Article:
Recently I've been reading about Jeff Hawkins' Hierarchical Temporal Memory theory, which if my philosophy 101 knowledge does not fail me, I think can be seen in part as a sort of neoplatonism. Spirituality bothers me though, the whole forms things... utterly uncomfortable. So, an explanation grounded on data and hard science always pleases me. (the tangent continues in the comments)
4.5, if you can believe it, Tarkovsky's least favorite Tarkovsky. It a achieves a kind of (which is to say, completely unique, but resoundingly universal) cosmic psychology. Lem's novel was almost exactly the opposite from AT's , who unfolds some of the most trite existentialist questions with this profound pathos, in that it's about suffering and also that parts of it are really so beautiful it hurts to look.
3-4. Man goes out into space to transcend himself, and winds up being brought back in contact with himself via an alien life-form, who encapsulates a number of different self-reflective metaphors, not the least of which being a mirror. It's slow to get-going, but packs a wallop if you're down for an artful, restrained, super long episode of Star Trek, sans camp. Kudos, Tarkovsky, on tapping semiotics intentionally.
I love this slow-moving dreamy science fiction filled with symbolic imagery and a beautiful Natalya Bondarchuk. Hypnotic in style and with interesting philosophical questions. It demands your patience. Especially an overlong scene through the road tunnels of Japan (very futuristic for Communist Russia at the time) almost kill the flow of the film.
Maybe the only flawed Tarkovsky film, yet so divinely mystical throughout that the ultimate taste is one of awe and wonder. As a thesis on the 'Decline of the West'(Occidental instrumental reason) it is alarmingly relevant but also can be easily contested. Yet, its ample Bergmanesque moments (e.g. the midget as the inverse of scientific will-to-power) establish a cinematic program of the spiritual and the maternal.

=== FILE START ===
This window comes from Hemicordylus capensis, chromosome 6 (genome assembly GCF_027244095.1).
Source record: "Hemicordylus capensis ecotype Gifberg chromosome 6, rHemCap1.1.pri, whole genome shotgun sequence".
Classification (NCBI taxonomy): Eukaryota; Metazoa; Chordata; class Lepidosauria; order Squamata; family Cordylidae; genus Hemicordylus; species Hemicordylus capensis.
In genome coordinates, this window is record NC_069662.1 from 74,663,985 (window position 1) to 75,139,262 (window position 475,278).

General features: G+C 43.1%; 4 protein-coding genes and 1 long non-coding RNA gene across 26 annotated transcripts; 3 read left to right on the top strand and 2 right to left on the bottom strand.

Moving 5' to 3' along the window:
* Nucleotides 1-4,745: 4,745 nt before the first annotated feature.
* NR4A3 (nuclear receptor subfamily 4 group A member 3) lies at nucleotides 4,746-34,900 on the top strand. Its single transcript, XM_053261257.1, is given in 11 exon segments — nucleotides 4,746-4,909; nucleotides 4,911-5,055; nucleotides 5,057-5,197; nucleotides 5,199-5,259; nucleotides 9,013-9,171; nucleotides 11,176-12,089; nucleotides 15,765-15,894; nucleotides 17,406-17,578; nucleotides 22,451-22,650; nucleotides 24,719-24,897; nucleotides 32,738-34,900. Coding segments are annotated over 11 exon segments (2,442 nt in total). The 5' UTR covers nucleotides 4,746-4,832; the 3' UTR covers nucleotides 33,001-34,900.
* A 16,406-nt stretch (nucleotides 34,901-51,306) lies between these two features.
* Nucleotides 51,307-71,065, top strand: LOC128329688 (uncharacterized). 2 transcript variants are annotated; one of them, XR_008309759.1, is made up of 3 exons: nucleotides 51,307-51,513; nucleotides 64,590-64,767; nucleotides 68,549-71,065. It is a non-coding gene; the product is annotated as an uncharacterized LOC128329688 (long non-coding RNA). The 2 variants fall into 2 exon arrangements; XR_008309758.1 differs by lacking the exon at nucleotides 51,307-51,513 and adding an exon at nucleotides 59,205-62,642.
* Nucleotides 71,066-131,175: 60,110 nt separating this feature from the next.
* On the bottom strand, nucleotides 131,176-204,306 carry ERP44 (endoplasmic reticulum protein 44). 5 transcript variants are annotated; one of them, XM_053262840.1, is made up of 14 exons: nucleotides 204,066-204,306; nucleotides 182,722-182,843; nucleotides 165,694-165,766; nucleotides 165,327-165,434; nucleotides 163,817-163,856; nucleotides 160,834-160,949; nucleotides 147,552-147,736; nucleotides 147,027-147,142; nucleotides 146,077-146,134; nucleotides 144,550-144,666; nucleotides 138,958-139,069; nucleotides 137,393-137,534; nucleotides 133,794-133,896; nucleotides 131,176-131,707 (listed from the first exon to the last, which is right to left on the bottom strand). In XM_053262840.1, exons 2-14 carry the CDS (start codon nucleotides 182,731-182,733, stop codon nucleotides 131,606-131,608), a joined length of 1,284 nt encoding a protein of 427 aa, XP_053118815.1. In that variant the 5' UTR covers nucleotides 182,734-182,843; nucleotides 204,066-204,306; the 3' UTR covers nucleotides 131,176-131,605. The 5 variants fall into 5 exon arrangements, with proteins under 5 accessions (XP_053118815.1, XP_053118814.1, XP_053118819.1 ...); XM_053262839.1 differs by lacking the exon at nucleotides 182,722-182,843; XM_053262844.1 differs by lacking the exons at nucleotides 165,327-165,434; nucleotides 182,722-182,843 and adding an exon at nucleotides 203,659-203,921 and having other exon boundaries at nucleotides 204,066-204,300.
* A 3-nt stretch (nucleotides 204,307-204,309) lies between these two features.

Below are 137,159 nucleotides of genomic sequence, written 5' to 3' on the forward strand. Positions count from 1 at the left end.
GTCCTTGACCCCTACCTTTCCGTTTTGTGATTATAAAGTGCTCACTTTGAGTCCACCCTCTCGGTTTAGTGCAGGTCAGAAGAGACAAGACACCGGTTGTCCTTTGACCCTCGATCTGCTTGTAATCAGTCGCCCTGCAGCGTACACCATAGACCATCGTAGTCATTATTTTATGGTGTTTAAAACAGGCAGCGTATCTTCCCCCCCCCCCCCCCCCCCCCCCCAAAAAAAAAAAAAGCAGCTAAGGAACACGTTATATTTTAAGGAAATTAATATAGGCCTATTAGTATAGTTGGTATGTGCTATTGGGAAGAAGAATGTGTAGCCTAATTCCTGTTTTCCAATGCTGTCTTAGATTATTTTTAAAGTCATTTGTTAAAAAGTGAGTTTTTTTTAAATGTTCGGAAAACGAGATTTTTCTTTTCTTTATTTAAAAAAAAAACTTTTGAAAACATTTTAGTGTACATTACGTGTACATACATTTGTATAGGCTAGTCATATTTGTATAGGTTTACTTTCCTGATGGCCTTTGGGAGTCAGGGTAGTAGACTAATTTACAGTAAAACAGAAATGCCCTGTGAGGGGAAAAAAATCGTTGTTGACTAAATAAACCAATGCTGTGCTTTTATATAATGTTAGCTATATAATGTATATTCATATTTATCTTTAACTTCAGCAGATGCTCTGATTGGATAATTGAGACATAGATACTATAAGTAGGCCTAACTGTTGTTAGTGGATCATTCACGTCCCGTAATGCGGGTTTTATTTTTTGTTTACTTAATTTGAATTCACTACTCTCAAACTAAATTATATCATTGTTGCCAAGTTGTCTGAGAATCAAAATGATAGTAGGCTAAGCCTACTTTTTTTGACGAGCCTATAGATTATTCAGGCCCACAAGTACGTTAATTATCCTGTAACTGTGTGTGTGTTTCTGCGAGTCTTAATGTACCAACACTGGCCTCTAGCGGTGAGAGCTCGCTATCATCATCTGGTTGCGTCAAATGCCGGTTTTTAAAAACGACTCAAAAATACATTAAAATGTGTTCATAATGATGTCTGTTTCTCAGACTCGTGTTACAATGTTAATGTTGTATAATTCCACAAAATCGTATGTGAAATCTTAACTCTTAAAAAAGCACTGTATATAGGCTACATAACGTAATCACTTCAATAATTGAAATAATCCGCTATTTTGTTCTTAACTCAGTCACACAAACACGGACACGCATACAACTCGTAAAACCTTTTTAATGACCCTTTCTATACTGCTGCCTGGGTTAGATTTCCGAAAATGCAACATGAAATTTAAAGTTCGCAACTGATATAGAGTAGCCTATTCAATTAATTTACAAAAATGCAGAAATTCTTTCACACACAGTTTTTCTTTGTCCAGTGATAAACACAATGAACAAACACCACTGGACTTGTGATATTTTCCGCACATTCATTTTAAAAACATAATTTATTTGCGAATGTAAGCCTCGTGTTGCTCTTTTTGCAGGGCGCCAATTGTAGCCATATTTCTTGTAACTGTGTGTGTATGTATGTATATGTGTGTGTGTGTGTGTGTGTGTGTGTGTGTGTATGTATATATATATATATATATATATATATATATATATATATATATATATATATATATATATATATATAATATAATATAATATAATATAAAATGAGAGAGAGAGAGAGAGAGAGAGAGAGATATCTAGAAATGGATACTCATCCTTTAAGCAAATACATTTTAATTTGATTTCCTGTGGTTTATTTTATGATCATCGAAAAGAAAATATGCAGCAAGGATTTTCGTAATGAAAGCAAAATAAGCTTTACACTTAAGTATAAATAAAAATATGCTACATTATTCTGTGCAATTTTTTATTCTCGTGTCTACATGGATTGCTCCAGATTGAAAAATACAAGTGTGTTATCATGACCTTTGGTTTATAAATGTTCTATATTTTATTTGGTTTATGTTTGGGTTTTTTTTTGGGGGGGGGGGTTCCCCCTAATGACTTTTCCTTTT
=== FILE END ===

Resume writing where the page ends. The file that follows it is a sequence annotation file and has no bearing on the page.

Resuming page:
An interesting examination of the worthlessness of the hierarchical masculine values of civilization. The "smartest" men are sent to Solaris yet at the station they are unable to cope with the literal materialization of their own existence, memories, or experiences when they are separated from their position in civilization and are alone with themselves. Think of when the scientist lashes out at Kris's wife at the
What does it mean to be human? To be alive? To know another person? To know yourself? What is the purpose of knowledge? What is human progression if we are so technologically advanced but we do not know what is within? How can we reach for the stars & understand what is alien to us if we do not even know & respect each other? If we don't even know or respect ourselves? Solaris is a grand masterpiece of world cinema.
Space is too fragile for a mankind that doesn't understand it and so does not appreciate it. Solaris faces humans up to how much they don't even know or recognise about themselves played out in a rusting and decrepit space station in the which the 'Guests' reflect the deepest fears and yearnings of the occupants.
Not quite as personal to me as some other Tarkovsky’s, and one that needs to be further studied to be completely understood. A fairly fascinating cerebral sci-fi that deals with metaphysical questions of existence and love. One that I must undoubtedly revisit again one day when i’m good and ready.
I prefer the Soderbergh version, which connects the thematic dots more concisely & carries a much greater emotional weight. Tarkovsky's film is certainly of interest, specifically in how it evolves his key theme, memory. The absent wife, the childhood home, the dog, the mother, all find their way into later masterworks, Mirror & Nostalgia. A film full of profoundly beautiful moments amid scenes of arduous exposition.
Sadcore science fiction. Despite my rating, I really appreciated this movie. Nevertheless, there were some aspects, such as its simplistic plot, that didn't allow me to fully experience it as cohesively and deeply as I think I could've. It's quite a journey to experience and, mainly, to feell - and reflect about the wonderful questions it rises by the end.
Yet another pretentious foreign art-film that has its characters spend way too much time spouting nonsensical pseudo-philosophical "insights" that aren't really all that insightful. The tedious philosophizing (along with the also typical foreign art-film ultra-sluggish pace) get in the way of what is otherwise a pretty cool, moody sci-fi story. It gets a C.